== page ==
Power failure in Orlando showed we’ve got what it takes to tackle adversity and progress in 2018, as we face every challenge and keep rising to the occasion.
The worst thing that can happen to a competitor is to suffer equipment failure just before you head out to battle. But that’s exactly what happened to us right before our Top 32 battle at FD in Orlando. I was about to drive the car to the start line when it suffered an electrical problem which meant the ECU didn’t function and it failed to start. We already had suspension issues before qualifying, but this team keeps showing that we come back stronger and stronger from each and every challenge. I was confident after a good qualifying result in Long Beach, so despite these issues in Orlando I felt like I improved on my first run of 73 and the judges agreed to give me a 77 on my second. That put us 27th and facing a battle with Ryan Tuerck in 6th.
We had arrived in Orlando early Thursday morning and went straight to the track for practice, after which we discovered that part of our suspension was bent. Our buddy Marcus Fry from Marcus Fry Racing Enterprises in Redwood City, California, burned the midnight blowtorch (literally) to cut a new piece and amazingly had it shipped overnight direct to the track. The next day, our crew of Eugene Feygelman and David McKnight fitted them to the car just in time for us to make Friday pre-qualifying practice.
This problem meant that the team were already up against the clock, with more adjustments required during practice as I got used to the new car setup on the heavily banked circuit in Orlando. This layout in the humidity of central Florida is considered one of the most challenging of the season for suspension setups due to its elevation change and uneven surfaces. It’s a huge contrast to the concrete tunnels of Long Beach and requires big adjustments for the car and drivers. With a long bank on the part of the track using the oval circuit, it then sweeps into a severe bump where the car has to adjust to the flatter in-track section for the final front and rear clips. After qualifying, the team found more issues with the rear suspension but with great tips from Matt at Fortune Auto, the car performed better and better in top 32 practice on Saturday so we were ready to face Tuerck. I went to fire up the car… and nothing.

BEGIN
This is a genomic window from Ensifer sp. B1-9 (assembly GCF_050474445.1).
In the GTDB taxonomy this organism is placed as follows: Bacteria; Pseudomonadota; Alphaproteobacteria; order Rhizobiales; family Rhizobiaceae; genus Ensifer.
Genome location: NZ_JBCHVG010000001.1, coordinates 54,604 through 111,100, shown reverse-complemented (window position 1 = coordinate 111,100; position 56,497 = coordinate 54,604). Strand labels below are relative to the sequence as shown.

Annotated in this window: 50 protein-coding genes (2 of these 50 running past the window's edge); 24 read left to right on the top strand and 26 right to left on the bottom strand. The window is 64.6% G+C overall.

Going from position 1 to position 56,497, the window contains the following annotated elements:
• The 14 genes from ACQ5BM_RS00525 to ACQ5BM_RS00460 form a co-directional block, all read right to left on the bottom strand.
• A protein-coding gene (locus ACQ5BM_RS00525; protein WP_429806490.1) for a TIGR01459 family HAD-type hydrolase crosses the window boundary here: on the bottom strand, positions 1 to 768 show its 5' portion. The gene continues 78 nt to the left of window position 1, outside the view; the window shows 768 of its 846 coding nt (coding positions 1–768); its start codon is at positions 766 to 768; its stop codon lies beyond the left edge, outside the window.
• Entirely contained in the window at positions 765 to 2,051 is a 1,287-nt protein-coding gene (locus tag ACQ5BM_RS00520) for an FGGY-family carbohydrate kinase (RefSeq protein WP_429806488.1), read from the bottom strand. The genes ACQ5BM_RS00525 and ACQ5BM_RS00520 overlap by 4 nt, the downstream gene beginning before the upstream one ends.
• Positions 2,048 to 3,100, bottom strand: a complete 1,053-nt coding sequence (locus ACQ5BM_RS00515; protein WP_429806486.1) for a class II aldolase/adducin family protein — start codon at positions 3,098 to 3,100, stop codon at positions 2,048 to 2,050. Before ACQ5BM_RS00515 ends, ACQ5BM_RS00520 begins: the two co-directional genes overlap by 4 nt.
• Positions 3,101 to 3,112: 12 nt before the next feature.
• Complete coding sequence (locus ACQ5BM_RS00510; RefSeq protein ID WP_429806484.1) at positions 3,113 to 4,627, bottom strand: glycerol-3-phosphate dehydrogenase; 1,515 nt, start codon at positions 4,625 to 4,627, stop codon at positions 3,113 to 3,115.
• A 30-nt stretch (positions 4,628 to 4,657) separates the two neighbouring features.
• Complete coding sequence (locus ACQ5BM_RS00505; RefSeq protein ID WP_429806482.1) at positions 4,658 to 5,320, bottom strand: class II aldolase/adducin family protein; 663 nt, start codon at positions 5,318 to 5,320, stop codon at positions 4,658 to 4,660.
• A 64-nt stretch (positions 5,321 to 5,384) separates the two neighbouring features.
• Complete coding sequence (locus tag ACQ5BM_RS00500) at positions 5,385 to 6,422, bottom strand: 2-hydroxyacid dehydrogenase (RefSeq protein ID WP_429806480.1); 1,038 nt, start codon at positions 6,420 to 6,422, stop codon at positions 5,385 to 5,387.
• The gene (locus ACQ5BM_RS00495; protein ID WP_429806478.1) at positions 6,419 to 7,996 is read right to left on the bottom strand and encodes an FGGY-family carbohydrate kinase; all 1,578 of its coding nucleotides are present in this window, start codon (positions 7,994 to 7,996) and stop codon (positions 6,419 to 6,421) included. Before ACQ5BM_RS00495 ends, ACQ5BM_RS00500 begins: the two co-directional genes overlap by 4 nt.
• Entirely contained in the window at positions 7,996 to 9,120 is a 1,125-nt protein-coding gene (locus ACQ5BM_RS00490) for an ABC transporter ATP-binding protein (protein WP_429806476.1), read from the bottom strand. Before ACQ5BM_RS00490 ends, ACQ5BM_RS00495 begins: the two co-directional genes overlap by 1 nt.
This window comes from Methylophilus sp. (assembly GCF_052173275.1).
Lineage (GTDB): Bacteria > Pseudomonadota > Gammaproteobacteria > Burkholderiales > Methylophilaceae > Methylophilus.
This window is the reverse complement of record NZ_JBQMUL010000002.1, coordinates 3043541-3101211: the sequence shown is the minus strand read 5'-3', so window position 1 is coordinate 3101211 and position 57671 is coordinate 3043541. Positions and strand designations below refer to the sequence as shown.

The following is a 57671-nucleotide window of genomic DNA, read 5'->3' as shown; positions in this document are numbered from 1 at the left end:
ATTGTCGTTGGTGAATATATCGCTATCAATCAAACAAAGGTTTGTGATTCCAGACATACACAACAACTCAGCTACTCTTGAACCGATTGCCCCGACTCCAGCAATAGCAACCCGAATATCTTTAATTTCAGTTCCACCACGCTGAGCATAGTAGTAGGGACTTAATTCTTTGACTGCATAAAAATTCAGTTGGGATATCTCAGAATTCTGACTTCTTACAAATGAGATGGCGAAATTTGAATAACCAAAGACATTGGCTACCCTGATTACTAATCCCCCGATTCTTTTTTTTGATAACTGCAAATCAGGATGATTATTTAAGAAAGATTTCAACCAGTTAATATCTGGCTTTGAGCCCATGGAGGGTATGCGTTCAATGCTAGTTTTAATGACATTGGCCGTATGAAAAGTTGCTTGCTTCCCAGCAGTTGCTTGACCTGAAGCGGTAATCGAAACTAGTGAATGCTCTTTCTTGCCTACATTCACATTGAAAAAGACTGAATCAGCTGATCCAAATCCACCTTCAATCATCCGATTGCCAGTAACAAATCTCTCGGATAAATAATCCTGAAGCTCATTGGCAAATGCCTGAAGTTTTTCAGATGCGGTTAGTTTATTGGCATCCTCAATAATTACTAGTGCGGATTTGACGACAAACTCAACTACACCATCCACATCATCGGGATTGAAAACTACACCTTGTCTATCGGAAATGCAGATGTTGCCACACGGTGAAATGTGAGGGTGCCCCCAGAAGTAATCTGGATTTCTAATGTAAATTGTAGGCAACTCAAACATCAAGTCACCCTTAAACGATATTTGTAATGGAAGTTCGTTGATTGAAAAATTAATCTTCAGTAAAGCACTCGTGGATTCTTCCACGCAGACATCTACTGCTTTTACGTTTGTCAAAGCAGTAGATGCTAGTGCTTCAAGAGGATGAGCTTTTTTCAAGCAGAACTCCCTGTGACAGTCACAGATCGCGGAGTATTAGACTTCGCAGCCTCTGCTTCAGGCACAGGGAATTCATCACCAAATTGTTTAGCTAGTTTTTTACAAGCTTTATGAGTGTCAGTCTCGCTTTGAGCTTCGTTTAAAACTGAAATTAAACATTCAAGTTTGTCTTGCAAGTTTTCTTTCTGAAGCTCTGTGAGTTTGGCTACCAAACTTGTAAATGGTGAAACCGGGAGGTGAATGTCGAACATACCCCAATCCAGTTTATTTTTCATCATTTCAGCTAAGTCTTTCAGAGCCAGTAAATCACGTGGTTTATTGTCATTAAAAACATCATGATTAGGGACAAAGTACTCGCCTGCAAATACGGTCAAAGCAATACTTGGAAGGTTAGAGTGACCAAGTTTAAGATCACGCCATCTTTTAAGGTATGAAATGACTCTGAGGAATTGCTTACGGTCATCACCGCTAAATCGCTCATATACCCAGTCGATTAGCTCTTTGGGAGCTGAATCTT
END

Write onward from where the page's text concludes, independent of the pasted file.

To say I was devastated is an enormous understatement. For all of us to travel across the country, have everyone pull together and get over the issues we had, making adjustments so efficiently; to qualify as we did in the circumstances, then on Friday have the car feeling better than ever… after all that, for it to fail to start because of a sudden and unexpected problem was super, super tough. But that’s racing. After the disappointment of not reaching the start line was gone, I got some perspective from hanging out with the team. We’re lucky to have amazing sponsor support this year, and the quality of our team isn’t just as technicians, it is also as people. That’s why we keep coming back stronger and stronger. We expect everyone involved in Project Wreckless to tackle adversity head-on and so that’s how we treat it as well. What was awesome to see was the way the team dealt with these problems and how well we’re solving issues whenever they come at us. Add to this the support from our sponsors and people generally just coming up to say hi and tell us they love the car and what we’re doing… we know 2018 has a lot more in store and that we’re going to surprise people. We’ll keep our heads up, knowing that we’ll be ready to take on everyone in Atlanta this weekend. Having isolated the electrical issues and made the necessary fixes, keep your eyes open: The Wreckless Racing E92 of FK53 will be one to watch in Georgia.
See you all there!